Michael Austin/© theispot.com

Have you ever thought about how many moving parts there are in the world of human affairs, or the infinite permutations those moving parts have to interact with each other? How will these interactions play out? How will they affect the world economy, particular industries and businesses, the financial markets — and ultimately your portfolio?

This is “macro.” On paper, it’s perfectly sensible: The more we are able to understand the implications of what’s going on in the world, the better we can position our investments to either capitalize on the opportunities or hedge the risks embodied in those implications.

Thematic and top-down, macro research was the environment I grew up with during my 20 years at PaineWebber and it remains the cornerstone of Wall Street research and a primary focus of the financial media. The problem is — it doesn’t work.

The evidence floods my inbox every day: hundreds of pages of informative research reports, white papers and commentaries of all variety. I’ve read these reports for decades, and continue to read them today. They all share one common attribute: With extraordinarily rare exception, I feel no more confidence about a course of action when I’m done reading than before I began.

Hedged Bets

Consider the following excerpts from a recent report of a well-known, highly respected firm; one with enormous resources, and experienced, capable and extremely intelligent analysts. The report summarizes their key forecasts to investors, and is presented by the various heads of their research team. The outer time-frame for all of these forecasts? Twelve months.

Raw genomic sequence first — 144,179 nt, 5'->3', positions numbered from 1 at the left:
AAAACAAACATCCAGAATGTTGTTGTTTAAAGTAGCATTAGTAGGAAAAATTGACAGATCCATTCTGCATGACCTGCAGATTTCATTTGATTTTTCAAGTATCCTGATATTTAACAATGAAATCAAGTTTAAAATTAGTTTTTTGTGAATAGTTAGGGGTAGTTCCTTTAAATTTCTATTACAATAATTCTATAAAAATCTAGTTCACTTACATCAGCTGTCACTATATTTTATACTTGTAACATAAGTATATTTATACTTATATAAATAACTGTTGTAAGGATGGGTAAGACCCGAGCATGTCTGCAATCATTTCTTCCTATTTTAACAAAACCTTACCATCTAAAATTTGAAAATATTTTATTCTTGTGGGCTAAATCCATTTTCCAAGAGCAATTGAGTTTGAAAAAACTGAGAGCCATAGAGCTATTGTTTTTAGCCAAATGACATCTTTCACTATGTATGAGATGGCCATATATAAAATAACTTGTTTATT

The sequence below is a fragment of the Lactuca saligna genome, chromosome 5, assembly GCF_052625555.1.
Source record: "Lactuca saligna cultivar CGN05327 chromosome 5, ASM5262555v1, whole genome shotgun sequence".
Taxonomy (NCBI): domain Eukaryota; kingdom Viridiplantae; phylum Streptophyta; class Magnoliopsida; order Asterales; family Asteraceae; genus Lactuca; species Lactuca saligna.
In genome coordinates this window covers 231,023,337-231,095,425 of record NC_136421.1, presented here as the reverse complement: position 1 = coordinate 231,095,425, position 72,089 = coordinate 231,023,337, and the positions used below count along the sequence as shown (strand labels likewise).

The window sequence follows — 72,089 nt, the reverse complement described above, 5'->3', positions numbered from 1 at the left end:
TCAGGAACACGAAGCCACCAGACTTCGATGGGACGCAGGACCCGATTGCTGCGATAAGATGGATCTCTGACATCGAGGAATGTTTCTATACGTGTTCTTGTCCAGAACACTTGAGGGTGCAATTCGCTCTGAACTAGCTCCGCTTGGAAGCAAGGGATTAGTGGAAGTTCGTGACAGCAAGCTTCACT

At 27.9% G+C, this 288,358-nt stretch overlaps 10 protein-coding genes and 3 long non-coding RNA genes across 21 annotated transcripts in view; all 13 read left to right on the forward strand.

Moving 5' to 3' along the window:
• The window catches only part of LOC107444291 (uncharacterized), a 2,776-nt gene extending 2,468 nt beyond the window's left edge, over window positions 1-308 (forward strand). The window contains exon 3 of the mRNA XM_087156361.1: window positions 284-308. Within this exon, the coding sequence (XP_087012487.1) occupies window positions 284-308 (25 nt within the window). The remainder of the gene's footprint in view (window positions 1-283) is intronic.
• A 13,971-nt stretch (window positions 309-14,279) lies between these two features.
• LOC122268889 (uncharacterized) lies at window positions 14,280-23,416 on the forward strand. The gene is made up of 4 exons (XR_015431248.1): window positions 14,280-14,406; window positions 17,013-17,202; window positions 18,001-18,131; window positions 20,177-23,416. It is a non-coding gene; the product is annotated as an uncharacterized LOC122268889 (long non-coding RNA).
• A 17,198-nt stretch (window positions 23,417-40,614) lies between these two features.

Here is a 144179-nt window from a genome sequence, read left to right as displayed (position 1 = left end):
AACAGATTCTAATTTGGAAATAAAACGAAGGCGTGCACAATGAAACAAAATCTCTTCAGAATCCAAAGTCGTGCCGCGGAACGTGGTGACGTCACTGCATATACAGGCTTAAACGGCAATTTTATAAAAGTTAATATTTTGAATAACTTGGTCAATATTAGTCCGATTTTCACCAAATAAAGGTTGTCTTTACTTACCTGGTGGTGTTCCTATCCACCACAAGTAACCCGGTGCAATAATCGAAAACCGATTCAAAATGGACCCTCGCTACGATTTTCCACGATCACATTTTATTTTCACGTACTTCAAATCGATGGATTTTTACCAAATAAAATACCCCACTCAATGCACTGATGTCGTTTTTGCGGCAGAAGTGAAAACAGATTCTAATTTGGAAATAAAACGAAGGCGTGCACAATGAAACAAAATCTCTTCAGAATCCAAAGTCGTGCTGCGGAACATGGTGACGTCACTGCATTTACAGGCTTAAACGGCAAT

On the economy: “Supply-side growth pessimists are faced by optimists for growth who point out that periodic waves of innovation have always come about and should continue to do so.” On U.S. markets: “We are long-term positive on U.S. equities, but three factors keep us cautious in the short term.” On Europe: “We would view further market falls as possibly creating attractive entry points.” On market behavior: “With the situation unlikely to normalize quickly, it would be wise to expect further bouts of volatility in coming months.”

Only by channeling his inner Charles Prince was the chief investment officer able to commit to even a temporary course of action: “But as for the time being we still like moderate yields and economic growth rates, we will keep dancing.”

What connects all these quotes is the underlying uncertainty — the hedge in every statement. This isn’t meant as a criticism of the authors, or their firm — these are serious, experienced, bright and dedicated individuals who are doing their best to lay out the world as they see it. The problem is that even looking forward to a period as short as 12 months, uncertainty is so baked in the cake of the future that an honest macro appraisal cannot but hedge itself.

There have always been individuals who made notable and successful macro forecasts. Recent examples include John Paulson, Meredith Whitney, and Elaine Garzarelli; they made dramatic and accurate calls respectively on the 2008 mortgage collapse, the risks in banks just prior to the financial crisis, and the 1987 crash. We wanted to believe that they had cracked the “macro” code — and showered them with attention, money and celebrity. But like others before them, they turned out to be one-hit wonders. All except Paulson have slid to the periphery of the investment world, and of the billions Paulson still manages, a growing percentage of it appears to be his own money.

Bombing Out

A famous story about economist and Nobel laureate Kenneth Arrow illustrates the paradoxical but persistent attraction we have to macro forecasts. Posted as a statistician in the U.S. Army Air Corps during World War II, Arrow realized that the 30-day weather forecasts used to schedule bombing runs were completely worthless, and he filed a report with that finding up the chain of command. He was informed that the general knew they were worthless, but still needed them for planning purposes.